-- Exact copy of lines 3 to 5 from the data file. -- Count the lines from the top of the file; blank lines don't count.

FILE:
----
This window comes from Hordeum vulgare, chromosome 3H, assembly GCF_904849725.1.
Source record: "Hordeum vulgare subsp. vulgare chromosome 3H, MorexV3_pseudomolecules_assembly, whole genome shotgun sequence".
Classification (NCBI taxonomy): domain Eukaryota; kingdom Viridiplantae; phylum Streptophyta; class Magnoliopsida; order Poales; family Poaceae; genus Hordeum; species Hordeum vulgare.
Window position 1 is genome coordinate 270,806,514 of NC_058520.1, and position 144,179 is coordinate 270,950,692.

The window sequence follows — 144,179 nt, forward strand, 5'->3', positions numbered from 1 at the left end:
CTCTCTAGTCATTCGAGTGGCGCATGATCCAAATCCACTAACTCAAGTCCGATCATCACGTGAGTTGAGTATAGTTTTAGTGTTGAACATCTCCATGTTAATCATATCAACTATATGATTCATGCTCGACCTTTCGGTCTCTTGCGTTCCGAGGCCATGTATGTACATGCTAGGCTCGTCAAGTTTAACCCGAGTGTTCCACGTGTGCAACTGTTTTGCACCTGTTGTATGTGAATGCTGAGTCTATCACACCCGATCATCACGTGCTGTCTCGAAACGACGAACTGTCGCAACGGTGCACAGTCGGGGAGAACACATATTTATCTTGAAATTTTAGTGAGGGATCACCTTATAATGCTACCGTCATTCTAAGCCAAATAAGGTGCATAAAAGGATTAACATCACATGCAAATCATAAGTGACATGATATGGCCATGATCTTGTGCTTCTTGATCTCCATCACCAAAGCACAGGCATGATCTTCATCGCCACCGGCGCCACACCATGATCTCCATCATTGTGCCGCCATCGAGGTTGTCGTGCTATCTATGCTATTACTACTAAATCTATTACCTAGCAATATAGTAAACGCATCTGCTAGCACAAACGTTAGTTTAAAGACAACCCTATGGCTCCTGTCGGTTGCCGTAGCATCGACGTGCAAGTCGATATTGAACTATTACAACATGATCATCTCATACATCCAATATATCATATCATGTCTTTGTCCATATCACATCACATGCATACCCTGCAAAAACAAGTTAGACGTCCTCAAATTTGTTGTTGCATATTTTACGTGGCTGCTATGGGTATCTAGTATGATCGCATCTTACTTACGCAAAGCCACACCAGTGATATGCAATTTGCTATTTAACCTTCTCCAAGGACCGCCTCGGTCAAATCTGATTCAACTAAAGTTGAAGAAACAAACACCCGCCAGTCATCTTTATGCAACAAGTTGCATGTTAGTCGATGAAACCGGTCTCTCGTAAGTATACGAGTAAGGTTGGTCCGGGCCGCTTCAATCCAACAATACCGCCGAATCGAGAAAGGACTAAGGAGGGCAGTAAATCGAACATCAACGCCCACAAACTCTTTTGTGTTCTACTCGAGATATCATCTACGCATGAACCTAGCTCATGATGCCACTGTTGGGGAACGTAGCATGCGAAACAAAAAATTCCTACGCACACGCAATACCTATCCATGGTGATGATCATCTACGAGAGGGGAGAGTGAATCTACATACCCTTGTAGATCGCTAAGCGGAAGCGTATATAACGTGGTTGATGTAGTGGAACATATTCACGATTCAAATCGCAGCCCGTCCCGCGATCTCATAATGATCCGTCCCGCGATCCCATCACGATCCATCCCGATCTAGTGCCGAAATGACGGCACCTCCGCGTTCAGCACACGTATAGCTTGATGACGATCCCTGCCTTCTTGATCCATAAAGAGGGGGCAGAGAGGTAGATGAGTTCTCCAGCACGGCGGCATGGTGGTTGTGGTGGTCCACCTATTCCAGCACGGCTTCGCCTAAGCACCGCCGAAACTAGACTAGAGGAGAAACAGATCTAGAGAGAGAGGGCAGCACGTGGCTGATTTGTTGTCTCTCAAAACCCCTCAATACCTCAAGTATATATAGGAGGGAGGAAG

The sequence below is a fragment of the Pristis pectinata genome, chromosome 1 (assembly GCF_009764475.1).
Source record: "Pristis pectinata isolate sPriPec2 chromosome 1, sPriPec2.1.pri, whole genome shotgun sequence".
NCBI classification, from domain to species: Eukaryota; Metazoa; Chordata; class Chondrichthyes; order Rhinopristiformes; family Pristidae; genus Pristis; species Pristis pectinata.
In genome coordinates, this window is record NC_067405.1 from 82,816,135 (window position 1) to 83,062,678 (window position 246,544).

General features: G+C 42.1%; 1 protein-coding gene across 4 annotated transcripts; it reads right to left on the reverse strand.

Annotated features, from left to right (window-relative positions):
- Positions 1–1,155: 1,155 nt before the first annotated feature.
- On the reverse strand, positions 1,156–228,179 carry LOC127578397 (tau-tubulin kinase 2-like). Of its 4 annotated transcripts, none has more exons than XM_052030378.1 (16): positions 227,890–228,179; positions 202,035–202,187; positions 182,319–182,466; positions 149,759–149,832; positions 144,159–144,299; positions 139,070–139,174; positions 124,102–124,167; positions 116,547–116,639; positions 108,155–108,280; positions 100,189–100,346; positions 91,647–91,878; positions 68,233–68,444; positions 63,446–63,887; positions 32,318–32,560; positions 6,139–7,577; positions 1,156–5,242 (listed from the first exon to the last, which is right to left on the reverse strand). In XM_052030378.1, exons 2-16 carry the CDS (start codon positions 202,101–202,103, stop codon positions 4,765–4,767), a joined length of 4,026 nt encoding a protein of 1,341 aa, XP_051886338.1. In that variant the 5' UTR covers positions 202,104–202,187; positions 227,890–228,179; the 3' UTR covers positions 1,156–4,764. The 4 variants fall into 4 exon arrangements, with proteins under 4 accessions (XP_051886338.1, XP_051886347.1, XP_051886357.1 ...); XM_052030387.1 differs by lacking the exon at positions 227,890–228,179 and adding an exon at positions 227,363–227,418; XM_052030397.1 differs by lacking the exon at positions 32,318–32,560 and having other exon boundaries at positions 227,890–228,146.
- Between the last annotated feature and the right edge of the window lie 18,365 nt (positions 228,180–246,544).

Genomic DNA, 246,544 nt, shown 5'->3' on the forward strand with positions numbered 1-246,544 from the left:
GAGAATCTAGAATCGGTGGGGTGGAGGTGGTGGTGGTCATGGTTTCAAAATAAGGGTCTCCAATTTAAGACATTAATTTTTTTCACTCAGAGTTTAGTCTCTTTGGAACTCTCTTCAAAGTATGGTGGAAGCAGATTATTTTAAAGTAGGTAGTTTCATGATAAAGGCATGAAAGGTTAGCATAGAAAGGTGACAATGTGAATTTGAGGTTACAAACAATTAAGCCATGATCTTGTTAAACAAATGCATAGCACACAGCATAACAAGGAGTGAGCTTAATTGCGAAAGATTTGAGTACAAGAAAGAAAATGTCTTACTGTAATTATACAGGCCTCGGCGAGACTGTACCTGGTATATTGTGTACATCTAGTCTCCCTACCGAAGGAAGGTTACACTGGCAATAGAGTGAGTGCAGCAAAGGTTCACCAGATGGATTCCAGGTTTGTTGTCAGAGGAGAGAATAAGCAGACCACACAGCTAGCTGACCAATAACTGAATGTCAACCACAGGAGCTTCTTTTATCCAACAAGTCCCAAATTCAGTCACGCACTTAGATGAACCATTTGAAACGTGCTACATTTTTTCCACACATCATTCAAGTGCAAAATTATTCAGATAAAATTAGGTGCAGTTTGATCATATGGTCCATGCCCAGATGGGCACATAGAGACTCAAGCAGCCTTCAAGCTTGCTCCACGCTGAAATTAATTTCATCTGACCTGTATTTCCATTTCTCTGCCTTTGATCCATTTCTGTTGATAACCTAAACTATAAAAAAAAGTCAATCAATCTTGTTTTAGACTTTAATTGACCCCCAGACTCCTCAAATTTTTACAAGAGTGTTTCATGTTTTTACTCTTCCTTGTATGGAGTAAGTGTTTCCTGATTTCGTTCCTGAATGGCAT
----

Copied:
Classification (NCBI taxonomy): domain Eukaryota; kingdom Viridiplantae; phylum Streptophyta; class Magnoliopsida; order Poales; family Poaceae; genus Hordeum; species Hordeum vulgare.
Window position 1 is genome coordinate 270,806,514 of NC_058520.1, and position 144,179 is coordinate 270,950,692.

The window sequence follows — 144,179 nt, forward strand, 5'->3', positions numbered from 1 at the left end: